Corporates see bank funding as supplemental route: KV Kamath

Corporates see bank funding as supplemental route: KV Kamath

Corporates see bank funding as supplemental route: KV Kamath

K V Kamath

"Corporate clients are on their growth path on their own because they are facilitated by very strong internal cash accruals and a very buoyant equities market which is giving them all the funding resources they want," ICICI Bank's Chairman, K V Kamath, told reporters on the sidelines of a meet here today.

Even if there is a tightening (of policy rates), corporates will be able to manage in terms of sourcing finance and expansion, he said.
"Even if there is a tightening (of policy rates), I think they (corporates) would manage because the flip side of this is that today you are seeing a lot of liquidity which is despite the sort of growth that we are getting, a current run-rate of 10 per cent," Kamath said.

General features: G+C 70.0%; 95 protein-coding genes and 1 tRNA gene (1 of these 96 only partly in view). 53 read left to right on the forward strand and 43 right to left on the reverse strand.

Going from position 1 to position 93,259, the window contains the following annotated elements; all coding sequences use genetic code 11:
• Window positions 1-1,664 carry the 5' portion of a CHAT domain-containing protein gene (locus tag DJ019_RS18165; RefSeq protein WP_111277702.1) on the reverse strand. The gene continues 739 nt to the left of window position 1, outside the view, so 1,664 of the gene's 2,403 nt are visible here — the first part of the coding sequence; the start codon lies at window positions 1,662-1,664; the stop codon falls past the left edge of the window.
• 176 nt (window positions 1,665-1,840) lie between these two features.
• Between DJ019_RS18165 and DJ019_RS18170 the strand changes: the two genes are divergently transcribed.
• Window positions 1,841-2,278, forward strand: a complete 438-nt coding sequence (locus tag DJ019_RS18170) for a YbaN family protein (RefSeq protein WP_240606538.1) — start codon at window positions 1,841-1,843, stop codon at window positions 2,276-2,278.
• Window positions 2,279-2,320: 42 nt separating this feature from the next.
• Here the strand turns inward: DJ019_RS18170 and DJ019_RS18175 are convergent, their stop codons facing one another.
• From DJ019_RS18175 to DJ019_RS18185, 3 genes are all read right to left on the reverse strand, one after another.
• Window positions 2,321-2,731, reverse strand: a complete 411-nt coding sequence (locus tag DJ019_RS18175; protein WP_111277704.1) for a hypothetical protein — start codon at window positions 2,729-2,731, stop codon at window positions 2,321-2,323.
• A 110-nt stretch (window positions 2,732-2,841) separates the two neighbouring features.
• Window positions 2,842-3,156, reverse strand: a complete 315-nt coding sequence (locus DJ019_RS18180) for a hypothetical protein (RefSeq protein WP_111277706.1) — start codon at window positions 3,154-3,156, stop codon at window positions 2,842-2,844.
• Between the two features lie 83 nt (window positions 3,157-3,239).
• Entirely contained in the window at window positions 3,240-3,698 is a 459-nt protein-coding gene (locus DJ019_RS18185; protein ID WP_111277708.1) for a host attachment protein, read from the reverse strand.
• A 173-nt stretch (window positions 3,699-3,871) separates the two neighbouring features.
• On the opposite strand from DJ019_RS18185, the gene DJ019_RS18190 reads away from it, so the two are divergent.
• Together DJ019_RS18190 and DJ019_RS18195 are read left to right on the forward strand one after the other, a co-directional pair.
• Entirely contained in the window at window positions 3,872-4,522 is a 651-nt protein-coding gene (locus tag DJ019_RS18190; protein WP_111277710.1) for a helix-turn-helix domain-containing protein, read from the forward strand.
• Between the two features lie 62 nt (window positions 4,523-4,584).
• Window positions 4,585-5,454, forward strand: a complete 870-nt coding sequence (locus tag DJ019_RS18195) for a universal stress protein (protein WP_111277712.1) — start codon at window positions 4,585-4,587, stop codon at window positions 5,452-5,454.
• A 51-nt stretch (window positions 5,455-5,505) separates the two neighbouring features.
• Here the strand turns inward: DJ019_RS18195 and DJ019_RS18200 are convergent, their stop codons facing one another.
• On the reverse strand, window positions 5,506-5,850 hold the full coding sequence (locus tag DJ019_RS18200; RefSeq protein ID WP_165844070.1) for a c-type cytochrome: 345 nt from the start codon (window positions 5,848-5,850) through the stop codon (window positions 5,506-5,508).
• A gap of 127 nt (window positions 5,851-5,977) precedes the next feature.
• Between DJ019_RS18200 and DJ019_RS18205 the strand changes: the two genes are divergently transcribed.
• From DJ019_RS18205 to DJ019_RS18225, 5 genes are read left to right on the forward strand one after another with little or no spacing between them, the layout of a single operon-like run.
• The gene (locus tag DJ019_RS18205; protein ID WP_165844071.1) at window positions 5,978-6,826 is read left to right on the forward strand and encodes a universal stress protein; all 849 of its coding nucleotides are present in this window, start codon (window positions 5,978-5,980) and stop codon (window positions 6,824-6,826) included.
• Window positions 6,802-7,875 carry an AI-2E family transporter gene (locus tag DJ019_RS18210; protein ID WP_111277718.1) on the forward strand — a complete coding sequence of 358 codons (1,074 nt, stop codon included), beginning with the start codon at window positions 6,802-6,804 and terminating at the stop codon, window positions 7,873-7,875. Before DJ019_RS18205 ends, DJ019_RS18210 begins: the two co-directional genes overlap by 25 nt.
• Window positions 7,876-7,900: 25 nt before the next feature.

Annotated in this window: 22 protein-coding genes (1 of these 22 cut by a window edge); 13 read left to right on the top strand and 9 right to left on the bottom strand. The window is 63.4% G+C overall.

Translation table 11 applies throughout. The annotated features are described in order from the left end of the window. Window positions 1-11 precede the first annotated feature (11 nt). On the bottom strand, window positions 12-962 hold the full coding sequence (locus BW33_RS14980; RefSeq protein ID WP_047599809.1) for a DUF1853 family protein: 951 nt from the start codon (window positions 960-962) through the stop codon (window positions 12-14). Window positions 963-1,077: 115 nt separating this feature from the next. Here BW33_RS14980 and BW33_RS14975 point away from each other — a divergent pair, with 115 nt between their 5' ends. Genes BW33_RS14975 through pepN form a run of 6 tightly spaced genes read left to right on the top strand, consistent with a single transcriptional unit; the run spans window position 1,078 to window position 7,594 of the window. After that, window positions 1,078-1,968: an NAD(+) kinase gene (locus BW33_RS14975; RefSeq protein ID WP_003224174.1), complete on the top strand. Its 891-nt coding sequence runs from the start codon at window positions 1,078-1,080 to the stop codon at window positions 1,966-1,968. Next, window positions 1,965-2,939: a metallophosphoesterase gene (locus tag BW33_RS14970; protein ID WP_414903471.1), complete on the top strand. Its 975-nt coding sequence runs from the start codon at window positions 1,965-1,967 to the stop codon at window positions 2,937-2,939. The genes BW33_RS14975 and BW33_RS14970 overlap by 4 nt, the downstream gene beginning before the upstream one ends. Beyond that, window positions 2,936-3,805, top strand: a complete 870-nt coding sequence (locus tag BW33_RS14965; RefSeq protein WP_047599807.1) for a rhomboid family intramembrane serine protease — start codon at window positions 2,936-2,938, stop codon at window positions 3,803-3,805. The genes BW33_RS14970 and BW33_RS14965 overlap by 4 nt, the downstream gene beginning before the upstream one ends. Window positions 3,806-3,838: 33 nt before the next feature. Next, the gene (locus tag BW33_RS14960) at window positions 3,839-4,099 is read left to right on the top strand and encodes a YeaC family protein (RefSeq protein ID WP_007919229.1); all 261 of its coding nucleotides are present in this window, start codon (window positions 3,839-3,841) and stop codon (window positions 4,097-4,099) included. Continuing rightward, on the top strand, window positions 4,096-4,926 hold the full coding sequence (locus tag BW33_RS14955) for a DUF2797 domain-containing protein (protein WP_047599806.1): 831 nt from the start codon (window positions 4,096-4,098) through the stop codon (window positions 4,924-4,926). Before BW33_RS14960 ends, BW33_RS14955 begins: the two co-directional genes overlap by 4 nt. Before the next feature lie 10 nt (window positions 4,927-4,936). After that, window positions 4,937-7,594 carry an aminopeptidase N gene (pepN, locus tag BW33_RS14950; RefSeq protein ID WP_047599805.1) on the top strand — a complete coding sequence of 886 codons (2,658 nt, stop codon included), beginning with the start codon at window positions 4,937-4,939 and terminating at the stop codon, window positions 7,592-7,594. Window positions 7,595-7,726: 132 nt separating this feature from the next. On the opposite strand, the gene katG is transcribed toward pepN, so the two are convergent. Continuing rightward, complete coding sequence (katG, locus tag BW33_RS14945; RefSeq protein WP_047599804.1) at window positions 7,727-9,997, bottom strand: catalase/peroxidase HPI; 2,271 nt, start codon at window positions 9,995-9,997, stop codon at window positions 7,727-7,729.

The system should not be throwing up the liquidity that is being thrown up, he added.
Growth would continue to take place, the ICICI Bank Chairman said, adding "we should keep our eyes on our intent to invest and whether actual investment is happening or whether we are straying away from that."

"If that is being put on the backburner, then probably intervention is required," Kamath said.
According to him, there did not seem to be any intent in terms of doing away investment thoughts.
The next 10-years held an immense growth potential and India's GDP as well as per capita income would double, he said.
"I see in the next 10-years GDP and per capita income will double," he said.

Asked whether any pent-up demand was being witnessed in corporate borrowings, Kamath said that it was not pent-up demand but corporate lendings for new projects and within new projects, corporates were focusing on infrastructure.
Kamath saw no challenge in terms of funding irrespective of the global situation. "We are self-sufficient to fund our own projects," he said.
The veteran banker felt that an 18 per cent credit growth was quite possible "because we are a growing economy." But even were it to fall short, he would not be worried as long as investment and output did not suffer, he said.

Asked about the prospects for the rupee, Kamath said that "if we continue to do well, then we will have a bias towards a strengthening Rupee."

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